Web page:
Transquotation: Genesis 9:4-5

12 Dec

Hello again!

This is what God gave me today in His word:


But you shall not eat flesh with its life, that is, its blood. And for your lifeblood I will require a reckoning: from every beast I will require it and from man. From his fellow man I will require a reckoning for the life of man. (Genesis 9:4-5)


And for your lifeblood I required a reckoning: my son has now paid that price with His lifeblood.

Explanation of the transquote:

God requires a ‘reckoning’ for our sins. He is a holy God and can’t look at, much less accept, sin. There always must be something to cover over; something to make us right with God.  Christ did more, however, then simply sweep our sins under the metaphorical rug of His blood; He actually took them on Himself, became guilty, on our behalf. Thus we no longer have that sin and guilt anymore. Likewise, our ‘Old Man’ who used to enjoy such sin has been replaced with the ‘New Man’: Christ Himself. — Jesus became that ‘reckoning for man’, He became the atoning sacrifice.

When all our works fell flat; when all our trying was but failing; when everything we ever did turned to not; when everything which we tried, failed; when we realized that we couldn’t work our way to Heaven; when we found out that death was a very real, reality that no work on our part would be able to avoid; when we discovered helping the old women cross the street wasn’t enough to get to Heaven, that’s when we realize we needed a savior. Someone to be perfect on our behalf. God knew He was/is/will be a righteous God, that’s why He told Noah to offer sacrifices: to atone for His sin. Noah knew he needed a sacrifice. In fact,he and his family probably knew better than anyone else. Seeing as they had just disembarked from the ark which they had ridden on, while God destroyed all sinful life. My question is: do we know it? It’s often easy to become ‘docile’ towards the Gospel.

“Yes, yes, I’ve heard that all before. Now can we please move on?!”

Sometimes, in fact, God will purposefully put us in the positions I mentioned. Sometimes He’ll allow us to go down a quick detour; however, when He does this, He attaches a ‘rope’ to us (fyi, the rope is named Jesus) who prevents us from actually falling off the cliff at the end. It’ll let us totter, enough for us to realize we’ve made a big fat mistake and can’t do ____ (fill in the blank) to be saved. That’s the point when He reals us back in and sets us back on the path we should be following. He wants us to re-realize our need for His son. If we become docile towards Jesus, we put ourselves into a dangerous position. Think of it like this: when we start thinking we don’t need Jesus, we do the Spiritual equivalent of saying,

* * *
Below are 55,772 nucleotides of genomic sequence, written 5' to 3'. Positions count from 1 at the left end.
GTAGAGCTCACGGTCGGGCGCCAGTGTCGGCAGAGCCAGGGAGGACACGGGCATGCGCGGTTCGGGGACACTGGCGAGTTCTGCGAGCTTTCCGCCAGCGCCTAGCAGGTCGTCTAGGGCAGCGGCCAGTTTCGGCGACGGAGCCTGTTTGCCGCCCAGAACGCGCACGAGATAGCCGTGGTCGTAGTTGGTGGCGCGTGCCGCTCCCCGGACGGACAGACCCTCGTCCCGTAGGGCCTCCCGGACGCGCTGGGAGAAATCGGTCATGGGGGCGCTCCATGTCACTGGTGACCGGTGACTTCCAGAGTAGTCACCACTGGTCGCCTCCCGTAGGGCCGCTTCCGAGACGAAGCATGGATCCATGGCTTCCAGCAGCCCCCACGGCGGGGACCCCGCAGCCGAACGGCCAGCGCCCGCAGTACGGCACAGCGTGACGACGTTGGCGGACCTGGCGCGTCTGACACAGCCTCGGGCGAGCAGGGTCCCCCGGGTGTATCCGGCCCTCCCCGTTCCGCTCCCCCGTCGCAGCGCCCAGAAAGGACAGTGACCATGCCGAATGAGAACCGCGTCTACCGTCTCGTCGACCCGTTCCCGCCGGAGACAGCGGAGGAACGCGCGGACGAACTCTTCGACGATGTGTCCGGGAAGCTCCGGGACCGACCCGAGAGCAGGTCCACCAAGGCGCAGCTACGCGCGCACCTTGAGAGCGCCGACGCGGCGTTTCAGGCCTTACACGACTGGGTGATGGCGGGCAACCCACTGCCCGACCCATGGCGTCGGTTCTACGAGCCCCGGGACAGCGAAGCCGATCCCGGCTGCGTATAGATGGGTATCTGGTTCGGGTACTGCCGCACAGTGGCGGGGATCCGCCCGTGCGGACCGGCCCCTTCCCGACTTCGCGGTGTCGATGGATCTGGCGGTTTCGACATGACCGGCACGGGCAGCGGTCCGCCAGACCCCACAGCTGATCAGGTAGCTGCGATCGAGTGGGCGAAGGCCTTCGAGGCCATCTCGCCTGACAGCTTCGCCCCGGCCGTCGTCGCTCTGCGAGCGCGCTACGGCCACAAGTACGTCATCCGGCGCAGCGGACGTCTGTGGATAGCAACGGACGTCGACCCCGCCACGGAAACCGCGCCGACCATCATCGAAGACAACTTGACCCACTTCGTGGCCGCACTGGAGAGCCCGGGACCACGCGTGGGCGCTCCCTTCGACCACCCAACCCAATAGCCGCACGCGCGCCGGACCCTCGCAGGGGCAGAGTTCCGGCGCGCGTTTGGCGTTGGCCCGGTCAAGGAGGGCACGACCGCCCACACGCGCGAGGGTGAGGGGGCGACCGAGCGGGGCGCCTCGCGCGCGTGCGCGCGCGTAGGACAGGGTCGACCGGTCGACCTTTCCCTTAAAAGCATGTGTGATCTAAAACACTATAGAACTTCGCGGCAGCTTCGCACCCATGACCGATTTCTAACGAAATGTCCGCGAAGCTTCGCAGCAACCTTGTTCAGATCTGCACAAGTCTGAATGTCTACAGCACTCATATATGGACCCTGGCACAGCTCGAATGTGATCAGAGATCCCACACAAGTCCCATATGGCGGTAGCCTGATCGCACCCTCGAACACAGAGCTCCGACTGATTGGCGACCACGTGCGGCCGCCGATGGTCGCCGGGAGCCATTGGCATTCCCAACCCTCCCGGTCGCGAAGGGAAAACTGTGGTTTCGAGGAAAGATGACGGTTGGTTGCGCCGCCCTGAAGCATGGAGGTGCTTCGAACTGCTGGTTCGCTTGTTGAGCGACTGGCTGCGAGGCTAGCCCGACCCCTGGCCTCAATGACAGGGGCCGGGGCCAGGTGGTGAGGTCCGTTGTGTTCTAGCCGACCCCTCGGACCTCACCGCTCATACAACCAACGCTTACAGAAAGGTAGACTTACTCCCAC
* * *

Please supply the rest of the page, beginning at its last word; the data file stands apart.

“Do I really need this rope which is preventing me from plummeting to my death?”

How about we avoid asking that question all together, and instead pray as Agur (son of Jakeh) did:

7 “Two things I ask of you, LORD; 
   do not refuse me before I die: 
8 Keep falsehood and lies far from me; 
   give me neither poverty nor riches, 
   but give me only my daily bread. 
9 Otherwise, I may have too much and disown you 
   and say, ‘Who is the LORD?’ 
Or I may become poor and steal, 
   and so dishonor the name of my God. (Proverbs 30:7-9)

So, now that we’ve explained the transquote, we should verify it as we always do:

New Testament confirmation:

This is my blood of the covenant, which is poured out for many for the forgiveness of sins. (Matthew 26:28)

Context confirmation:

Every moving thing that lives shall be food for you. And as I gave you the green plants, I give you everything. (Genesis 9:3)

A lead-in to God talking about animals and their blood. This supports the transquote by leading into it.

“Whoever sheds the blood of man, by man shall his blood be shed, for God made man in his own image. And you, be fruitful and multiply, teem on the earth and multiply in it.” (Genesis 9:6-7)

Notice that when we see a picture of the cross, we then see a type of victory: “be fruitful and multiply,” This is because after the cross, there was also victory. Therefore any shadow almost every shadow of the cross includes victory of some sort. This ‘shadow’ (something which isn’t completely clear, but still represents something else) has that.

You are Loved!

Joshua Cleveland


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